Flashback with ‘ReFocus’ at MOCA
Museum of Contemporary Art Director Marcelle Polednik and Ben Thompson, museum curator.
“Crak!,” a silkscreen by Roy Lichtenstein, is part of the “ReFocus” exhibit. The artist was inspired by comic book art of the 1960s.
Part of the mission of the Museum of Contemporary Art is to represent the work of artists from the 1960s to the present. That’s the purpose behind the museum’s next feature exhibit, “ReFocus: Art of the ‘60s.”

The exhibit is the first of a one-year, three-part series that will showcase the work of some of the most well-known artists of the 1960s, ‘70s and ‘80s.

The collection also is a study of the trends they developed that will likely continue to influence contemporary art as it evolves.

Those influences include pop art, op art, color field painting, minimalism and performance art. Andy Warhol, Roy Lichtenstein, Jasper Johns, Willem de Kooning, Robert Rauschenberg and Mark Rothko are some of the artists represented.

The content of each exhibit in the series consists of objects from the museum’s permanent collection and examples loaned from private collections.

“The emphasis of the exhibits is education. Contemporary art isn’t the easiest to understand. Understanding how contemporary art started makes it easier to understand what it is today,” said Marcelle Polednik, MOCA director.

“These exhibits are a way to expand that understanding,” she said.

MOCA Curator Ben Thompson described the three decades examined in “ReFocus” as pivotal periods for contemporary art.

In the 1960s, artists began using commercial techniques in fine art practice, like Warhol did for his iconic painting of a can of Campbell’s tomato soup.

“We look at the ‘60s as a period of emergence of ideas,” Thompson said.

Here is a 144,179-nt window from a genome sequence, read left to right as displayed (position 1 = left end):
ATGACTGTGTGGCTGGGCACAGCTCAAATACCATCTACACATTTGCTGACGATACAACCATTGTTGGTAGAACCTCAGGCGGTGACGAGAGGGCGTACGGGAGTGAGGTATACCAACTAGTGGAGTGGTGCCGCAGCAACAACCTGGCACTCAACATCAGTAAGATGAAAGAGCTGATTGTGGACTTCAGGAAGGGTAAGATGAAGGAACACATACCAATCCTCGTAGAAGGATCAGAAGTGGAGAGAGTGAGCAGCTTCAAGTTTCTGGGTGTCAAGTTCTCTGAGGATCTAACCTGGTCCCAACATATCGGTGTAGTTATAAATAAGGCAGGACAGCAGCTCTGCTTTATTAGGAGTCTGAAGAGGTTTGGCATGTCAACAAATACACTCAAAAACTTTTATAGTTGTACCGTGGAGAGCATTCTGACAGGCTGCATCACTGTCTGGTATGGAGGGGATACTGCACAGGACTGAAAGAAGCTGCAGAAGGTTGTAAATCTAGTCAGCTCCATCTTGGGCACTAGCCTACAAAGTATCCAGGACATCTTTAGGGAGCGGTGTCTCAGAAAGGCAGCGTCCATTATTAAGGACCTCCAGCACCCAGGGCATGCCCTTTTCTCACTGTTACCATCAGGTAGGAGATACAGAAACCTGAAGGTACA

In the 1970s, artists began experimenting with performance art and new media.

Thompson said MOCA’s “Project Atrium” is a prime example of performance art. The current sculpture installation, “Empty Altar/Empty Throne” by Gustavo Godoy, was assembled in the space by the artist, allowing museum guests to observe the artist at work over several days.

“The space was a stage. It was a performance process,” said Thompson.

“MOCA is a place for artists and the community to come together. With contemporary art, artists can engage with the community,” Polednik said.

In addition to the traditional gallery experience, MOCA is offering other programs to expand on the concept behind the exhibit. The films, lectures and panel discussions, free and open to the public, will be hosted by Polednik and art educators from the University of North Florida.

“We’re trying to hit as many educational avenues as we can,” said Polednik.

The exhibit will open Saturday with a block party along Laura Street in front of the museum. MOCA staff, museum volunteers and UNF students will be stationed in the gallery to provide explanations and insights about the work on display.

For museum hours, admission and membership information and the schedule of free public programs associated with the exhibit, visit mocajacksonville.org.



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